Tuesday, November 1, 2011

Risk of Failure

I read an interesting article several months ago (I don't remember the magazine or the author) about the allure of the possibility of failure.  The article rails against the trend in western society and the education system in particular in respect to the many structures that have been implemented to minimize the risk of failure.  We don't score many youth sports events so nobody loses, we change academic grading scales to do away with the F, we lower standards, we decrease expectations, and on and on.  Despite this trend, or maybe in response to it, the most difficult ultrarunning events are often the hardest to get in to.  There is a thrill in the challenge of attempting something when you have no guarantee of success.  When I read this article, I found it interesting and inspiring, but I also realized that I was not really excited about the prospect of not finishing a race.  I was proud to have completed every race that I had started and I had achieved many of the time goals that I had set for myself.  I had never stood at a starting line and thought that there was a real possibility that I might not make it to the finish line.

Then last July after 65 miles of getting lost and off course, extreme heat, ridiculous climbs and a lot of frustration, I dropped from the Grand Mesa 100.  It was a huge blow to my pride and confidence as a runner.  I still think about it and wonder if I should have kept going.  So a month later I went up to South Dakota and ran another 100 and finished running a 3 hour course PR.  Two months ago I stood on the starting line in Leadville confident that I would make it to the finish and hoping to do it in under 25 hours.  23 hours later I ran out of time at mile 76.5 and my race was over.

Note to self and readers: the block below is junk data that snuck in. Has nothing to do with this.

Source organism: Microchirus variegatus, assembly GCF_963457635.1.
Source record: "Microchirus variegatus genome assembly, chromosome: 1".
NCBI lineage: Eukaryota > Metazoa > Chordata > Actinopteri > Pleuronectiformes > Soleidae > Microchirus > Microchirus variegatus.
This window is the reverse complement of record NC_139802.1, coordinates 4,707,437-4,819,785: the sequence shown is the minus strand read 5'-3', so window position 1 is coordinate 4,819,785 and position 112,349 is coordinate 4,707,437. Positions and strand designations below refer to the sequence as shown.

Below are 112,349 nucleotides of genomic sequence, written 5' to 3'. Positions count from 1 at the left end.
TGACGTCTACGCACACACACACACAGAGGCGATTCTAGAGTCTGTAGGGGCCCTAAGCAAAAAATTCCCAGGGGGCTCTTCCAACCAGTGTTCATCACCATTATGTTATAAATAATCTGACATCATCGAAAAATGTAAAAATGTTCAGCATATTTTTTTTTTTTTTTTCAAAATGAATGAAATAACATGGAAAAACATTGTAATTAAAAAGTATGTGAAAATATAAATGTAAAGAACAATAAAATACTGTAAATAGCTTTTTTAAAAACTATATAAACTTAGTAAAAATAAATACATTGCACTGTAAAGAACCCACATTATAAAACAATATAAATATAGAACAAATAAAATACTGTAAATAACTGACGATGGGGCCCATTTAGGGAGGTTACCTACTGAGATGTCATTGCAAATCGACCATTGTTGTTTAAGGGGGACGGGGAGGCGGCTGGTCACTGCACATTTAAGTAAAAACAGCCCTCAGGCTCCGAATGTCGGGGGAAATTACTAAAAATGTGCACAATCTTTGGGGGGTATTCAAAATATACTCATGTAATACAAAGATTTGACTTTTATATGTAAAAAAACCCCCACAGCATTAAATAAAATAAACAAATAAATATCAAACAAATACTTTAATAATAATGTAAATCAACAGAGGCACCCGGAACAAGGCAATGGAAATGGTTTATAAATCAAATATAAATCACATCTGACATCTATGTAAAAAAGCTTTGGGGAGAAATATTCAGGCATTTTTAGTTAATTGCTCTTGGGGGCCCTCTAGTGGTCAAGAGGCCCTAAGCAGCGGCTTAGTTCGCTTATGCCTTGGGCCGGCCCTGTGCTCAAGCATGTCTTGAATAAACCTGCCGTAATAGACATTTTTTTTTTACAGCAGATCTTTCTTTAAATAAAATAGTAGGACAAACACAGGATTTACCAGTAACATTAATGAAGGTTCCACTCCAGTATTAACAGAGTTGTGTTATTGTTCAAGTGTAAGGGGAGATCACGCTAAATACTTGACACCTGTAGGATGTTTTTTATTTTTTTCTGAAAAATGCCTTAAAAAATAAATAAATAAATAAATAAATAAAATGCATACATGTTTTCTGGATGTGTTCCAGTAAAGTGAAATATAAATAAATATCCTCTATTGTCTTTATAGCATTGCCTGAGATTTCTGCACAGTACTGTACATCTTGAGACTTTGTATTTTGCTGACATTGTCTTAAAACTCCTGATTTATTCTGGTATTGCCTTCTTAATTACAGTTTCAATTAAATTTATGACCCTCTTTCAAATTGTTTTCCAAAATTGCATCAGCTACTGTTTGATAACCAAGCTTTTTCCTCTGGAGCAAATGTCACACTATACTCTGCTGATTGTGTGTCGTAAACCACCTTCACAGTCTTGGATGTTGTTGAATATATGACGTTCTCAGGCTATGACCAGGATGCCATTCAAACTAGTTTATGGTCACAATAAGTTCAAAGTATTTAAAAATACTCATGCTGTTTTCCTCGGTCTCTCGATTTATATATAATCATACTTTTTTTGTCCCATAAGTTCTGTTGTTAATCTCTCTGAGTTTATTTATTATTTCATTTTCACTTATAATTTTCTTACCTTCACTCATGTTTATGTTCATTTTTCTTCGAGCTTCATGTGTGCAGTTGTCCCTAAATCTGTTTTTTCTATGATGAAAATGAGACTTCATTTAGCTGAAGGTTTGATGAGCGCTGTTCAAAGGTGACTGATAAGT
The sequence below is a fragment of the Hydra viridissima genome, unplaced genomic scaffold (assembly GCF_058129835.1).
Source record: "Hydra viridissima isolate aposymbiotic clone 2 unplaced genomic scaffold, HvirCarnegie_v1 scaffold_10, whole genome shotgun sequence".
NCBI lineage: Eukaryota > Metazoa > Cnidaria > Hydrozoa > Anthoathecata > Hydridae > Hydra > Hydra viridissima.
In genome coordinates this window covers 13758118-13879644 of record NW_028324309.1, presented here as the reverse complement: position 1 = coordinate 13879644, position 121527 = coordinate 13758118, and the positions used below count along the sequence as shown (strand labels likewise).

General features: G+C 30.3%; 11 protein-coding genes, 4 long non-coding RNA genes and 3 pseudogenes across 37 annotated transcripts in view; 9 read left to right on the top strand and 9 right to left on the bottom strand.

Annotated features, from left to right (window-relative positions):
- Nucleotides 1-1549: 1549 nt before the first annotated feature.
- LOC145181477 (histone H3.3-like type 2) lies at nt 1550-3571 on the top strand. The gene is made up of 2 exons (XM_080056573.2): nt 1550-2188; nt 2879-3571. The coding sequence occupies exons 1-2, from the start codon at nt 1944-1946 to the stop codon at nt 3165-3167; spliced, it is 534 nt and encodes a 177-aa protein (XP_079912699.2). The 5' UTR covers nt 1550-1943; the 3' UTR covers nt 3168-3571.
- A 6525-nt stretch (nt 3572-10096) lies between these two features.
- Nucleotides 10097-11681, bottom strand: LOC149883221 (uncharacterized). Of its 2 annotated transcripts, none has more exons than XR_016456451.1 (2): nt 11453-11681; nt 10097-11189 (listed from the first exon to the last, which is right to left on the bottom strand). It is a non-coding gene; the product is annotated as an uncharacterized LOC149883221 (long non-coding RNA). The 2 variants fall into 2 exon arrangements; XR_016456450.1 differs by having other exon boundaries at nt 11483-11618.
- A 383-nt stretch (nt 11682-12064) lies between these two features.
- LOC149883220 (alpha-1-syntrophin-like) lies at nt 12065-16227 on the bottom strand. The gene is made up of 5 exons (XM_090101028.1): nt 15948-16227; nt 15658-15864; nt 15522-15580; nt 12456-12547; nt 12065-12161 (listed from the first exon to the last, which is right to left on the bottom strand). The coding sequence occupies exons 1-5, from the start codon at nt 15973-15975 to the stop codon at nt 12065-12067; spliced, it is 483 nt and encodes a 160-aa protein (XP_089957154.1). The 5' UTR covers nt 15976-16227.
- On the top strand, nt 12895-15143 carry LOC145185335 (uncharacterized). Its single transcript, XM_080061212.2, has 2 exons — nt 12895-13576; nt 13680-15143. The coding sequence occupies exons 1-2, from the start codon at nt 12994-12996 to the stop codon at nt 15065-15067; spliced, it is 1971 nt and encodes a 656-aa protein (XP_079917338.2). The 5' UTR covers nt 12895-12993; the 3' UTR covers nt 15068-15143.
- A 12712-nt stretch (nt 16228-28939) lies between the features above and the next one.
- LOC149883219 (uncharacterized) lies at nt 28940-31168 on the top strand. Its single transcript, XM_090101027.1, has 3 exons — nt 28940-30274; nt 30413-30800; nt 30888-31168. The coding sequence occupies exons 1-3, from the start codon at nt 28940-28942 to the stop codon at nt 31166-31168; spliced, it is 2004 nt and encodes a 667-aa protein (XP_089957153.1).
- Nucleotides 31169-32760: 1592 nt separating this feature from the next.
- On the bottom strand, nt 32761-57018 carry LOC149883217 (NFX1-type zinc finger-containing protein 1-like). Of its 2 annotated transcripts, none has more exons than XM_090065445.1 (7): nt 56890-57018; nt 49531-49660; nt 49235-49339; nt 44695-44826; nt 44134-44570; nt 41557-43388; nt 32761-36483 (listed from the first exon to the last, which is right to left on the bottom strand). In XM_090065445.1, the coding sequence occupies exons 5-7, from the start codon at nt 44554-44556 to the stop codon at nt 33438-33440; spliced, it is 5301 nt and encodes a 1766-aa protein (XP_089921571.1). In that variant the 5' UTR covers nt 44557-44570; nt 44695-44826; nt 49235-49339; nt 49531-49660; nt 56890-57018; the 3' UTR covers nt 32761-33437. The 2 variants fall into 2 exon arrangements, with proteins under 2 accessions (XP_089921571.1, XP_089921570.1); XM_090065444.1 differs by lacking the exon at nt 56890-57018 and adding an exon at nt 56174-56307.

I have attempted the 100 mile distance four times and only made it to the finish twice and I have yet to finish a true mountain 100.  So facing those facts, I decided to take the risk again.



But this time I am going to finish.

10 comments:

  1. No doubt you'll have a great race, Alex. It's that time of year, isn't it, planning out the big adventure for 2012. I'm stilling thinking on mine.

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  2. You're gonna finish this time, Alex. Your commitment and discipline never cease to amaze me. I look forward to being part of your crew and maybe even pace you into the finish like at Leanhorse.

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  3. Way to get back on the horse, Alex!

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  4. Best luck next year in Leadville Alex! It's those battles that you don't win right away that tend to be the sweetest.

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  5. You're going to be awesome at Leadville, Alex. Imagine all that you learned from your experience last year; it's only going to make you stronger.

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  6. You were amazing and brave and strong this year, and you fought an inspirational battle. I hope I get to crew for your crew again next year!

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  7. Woooo Hooo! Congratulations!! You're going to be fantastic!

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  8. Hats off, Alex! You are going to make it! You are half way there already. The risk of failure - it is just one side of the coin called a dream. The other side is the risk that the dream will come true. :-) The fear of failure, on the other hand, is a part of the quest. It prevents the self-confidence from becoming arrogance. Your quest itself is not a coin toss, it's not about which side of the coin will be on top when it lands. Fear of many things except this one!

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